Mar. 5, 2013 10:08 am
Carrot Cake requirements? Hmmm. The pineapple seems like a good alternative. I can take some sugar in spiced goods The spices must "cover" the sugar enough to avoid the reaction. For instance, I can eat a slice of my wife's zucchini bread without any problem but a slice of her pumpkin pie gets bad real fast. If it doesn't work for me, I'm sure Mr. MB will know exactly how to take care of the cake.
 
Mar. 5, 2013 10:12 am
Hi, manella! Good idea using the oven cleaner. I wanted to avoid it because of it being caustic soda (lye) based. The ammonia is less expensive, too.
 
Mar. 5, 2013 10:20 am
Trying to figure out how to do cream cheese frosting without sugar. That'll really keep me up at night. BTW, are you OK with pecans?
 
Mar. 5, 2013 10:20 am
AZ93, honey is OK for me. Agave I haven't tried. Stevia works for me. Sucralose (Splenda), aspertame and saccharine work but I am very cautious about them. I'd rather not use them.
 
Mar. 5, 2013 10:26 am
Lady Sparkle, where have you been? (Maybe I'm better off not knowing.) I'll tell Mrs. Mike about the malted barley flour for bread. ... Is there new research regarding agave nectar? The last I heard the only negative is that it is too sweet. ... I'll follow up on those links. Thank you!
 
Mar. 5, 2013 10:55 am
Hi, Cat! That Stevia plant did not like the inside life. It died way back to the roots. I kept watering it and it sent five new stems that look happy! ... I do the savoring thing with the sugar free candy that my wife and family find for me. My latest new discovery for a sweet? Bakers Semi-Sweet Chocolate!!! Perfect! ... Have fun with the oven!
 
Mar. 5, 2013 10:57 am
I have no problems with pecans, Magnolia Blossom. I put two pounds of them into that fruitcake a keep bragging about! Lightly roasted, of course!
 
Mar. 5, 2013 11:24 am
I briefly read most of the comments so don't know if this was mentioned, but a cup of amonia placed in the oven overnight is supposed to make oven cleaning easier especially if you don't want to use the self-cleaning mode. I tried it and the grime came off a lot easier.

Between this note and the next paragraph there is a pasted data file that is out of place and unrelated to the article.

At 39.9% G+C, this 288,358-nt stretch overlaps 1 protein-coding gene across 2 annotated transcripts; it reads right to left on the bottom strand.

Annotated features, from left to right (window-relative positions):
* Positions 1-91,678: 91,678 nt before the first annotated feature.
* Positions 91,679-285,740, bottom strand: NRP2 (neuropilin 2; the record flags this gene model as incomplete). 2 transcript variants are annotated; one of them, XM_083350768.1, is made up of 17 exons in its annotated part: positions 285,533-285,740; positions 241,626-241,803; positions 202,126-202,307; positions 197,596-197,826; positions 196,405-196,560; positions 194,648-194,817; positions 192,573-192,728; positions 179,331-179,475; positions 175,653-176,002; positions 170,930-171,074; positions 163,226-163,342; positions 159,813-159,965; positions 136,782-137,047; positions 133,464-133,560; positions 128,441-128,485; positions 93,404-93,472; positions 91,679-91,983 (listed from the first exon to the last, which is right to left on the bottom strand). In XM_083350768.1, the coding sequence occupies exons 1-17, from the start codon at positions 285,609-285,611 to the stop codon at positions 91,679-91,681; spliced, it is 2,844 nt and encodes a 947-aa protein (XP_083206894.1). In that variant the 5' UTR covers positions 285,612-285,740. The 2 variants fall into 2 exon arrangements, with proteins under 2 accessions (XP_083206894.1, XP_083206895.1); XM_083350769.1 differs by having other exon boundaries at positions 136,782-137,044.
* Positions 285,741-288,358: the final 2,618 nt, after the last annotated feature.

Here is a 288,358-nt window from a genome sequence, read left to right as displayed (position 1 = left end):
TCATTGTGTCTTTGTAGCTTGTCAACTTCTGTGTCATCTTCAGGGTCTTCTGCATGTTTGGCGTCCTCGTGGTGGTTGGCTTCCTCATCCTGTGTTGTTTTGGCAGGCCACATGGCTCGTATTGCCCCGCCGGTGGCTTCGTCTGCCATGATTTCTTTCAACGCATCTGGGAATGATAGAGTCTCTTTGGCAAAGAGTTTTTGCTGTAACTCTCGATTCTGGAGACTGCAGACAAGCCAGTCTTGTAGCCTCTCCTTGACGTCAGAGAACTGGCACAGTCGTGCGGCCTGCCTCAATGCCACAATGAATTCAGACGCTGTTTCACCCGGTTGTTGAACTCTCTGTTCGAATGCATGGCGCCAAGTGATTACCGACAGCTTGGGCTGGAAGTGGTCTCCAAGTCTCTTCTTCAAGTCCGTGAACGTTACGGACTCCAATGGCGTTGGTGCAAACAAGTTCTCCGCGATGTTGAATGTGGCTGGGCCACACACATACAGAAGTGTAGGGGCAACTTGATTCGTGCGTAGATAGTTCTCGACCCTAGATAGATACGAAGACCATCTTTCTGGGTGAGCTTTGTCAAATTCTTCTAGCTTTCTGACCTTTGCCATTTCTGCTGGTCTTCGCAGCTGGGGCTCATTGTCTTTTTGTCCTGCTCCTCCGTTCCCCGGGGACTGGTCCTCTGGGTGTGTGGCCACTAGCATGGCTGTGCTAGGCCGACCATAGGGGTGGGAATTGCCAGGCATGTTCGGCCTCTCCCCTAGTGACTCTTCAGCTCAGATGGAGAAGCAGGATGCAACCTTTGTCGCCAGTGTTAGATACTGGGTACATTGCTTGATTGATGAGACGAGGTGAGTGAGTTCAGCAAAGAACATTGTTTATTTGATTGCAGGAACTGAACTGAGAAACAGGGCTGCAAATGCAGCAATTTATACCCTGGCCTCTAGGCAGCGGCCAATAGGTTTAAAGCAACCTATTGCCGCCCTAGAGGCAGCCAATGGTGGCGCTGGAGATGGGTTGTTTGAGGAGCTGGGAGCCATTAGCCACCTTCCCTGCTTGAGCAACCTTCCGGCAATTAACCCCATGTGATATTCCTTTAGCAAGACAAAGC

Mar. 5, 2013 11:57 am
Thank you, GOLDENS! We'll have to try it.
 
Mar. 5, 2013 1:11 pm
Nuts! (lightly roasted) Check...
 
Mar. 5, 2013 1:16 pm
LOL!! My best chuckles are AR related. . .
 
Mar. 5, 2013 1:23 pm
I sure miss my gas cooktop. I can't have one in the house I live in now, but I sure hope I have one again when I move back to the South! I use Whey Low almost exclusively in my cooking. It does have a bit of regular sugar in it, but not much. It has 4 calories per teaspoon, and you really can't tell the difference. They also have a diabetic version that's good...I think that one may eliminate the sugar altogether, but I'm not sure. It cooks and bakes just like sugar, and they even have a powdered version that I actually prefer to regular powdered sugar. It's expensive, but I don't use sugar much, so it lasts me a while.
 
Mar. 5, 2013 1:50 pm
Gak! Magnolia Blossom are you putting cream cheese frosting on that carrot cake? The one an only carrot cake I made had a carmel glaze on it. I know, I know you didn't ask for my opinion and I am the confirmed disliker of carrot cake, spice cake and we all know my opinion about fruitcake so what do I know. Hey, at least I sent Mike home his own stevia plant to experiment with.